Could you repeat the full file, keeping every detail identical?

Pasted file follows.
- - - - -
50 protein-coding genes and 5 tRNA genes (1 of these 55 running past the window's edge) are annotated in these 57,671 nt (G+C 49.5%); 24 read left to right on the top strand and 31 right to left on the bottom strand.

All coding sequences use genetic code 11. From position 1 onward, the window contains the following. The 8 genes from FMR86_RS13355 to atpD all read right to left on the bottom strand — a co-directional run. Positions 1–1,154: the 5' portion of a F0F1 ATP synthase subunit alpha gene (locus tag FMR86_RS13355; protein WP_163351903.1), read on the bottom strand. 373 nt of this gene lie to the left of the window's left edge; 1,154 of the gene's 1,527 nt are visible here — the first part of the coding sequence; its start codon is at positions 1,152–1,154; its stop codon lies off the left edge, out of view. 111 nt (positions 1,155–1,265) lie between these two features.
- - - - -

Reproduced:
50 protein-coding genes and 5 tRNA genes (1 of these 55 running past the window's edge) are annotated in these 57,671 nt (G+C 49.5%); 24 read left to right on the top strand and 31 right to left on the bottom strand.

All coding sequences use genetic code 11. From position 1 onward, the window contains the following. The 8 genes from FMR86_RS13355 to atpD all read right to left on the bottom strand — a co-directional run. Positions 1–1,154: the 5' portion of a F0F1 ATP synthase subunit alpha gene (locus tag FMR86_RS13355; protein WP_163351903.1), read on the bottom strand. 373 nt of this gene lie to the left of the window's left edge; 1,154 of the gene's 1,527 nt are visible here — the first part of the coding sequence; its start codon is at positions 1,152–1,154; its stop codon lies off the left edge, out of view. 111 nt (positions 1,155–1,265) lie between these two features.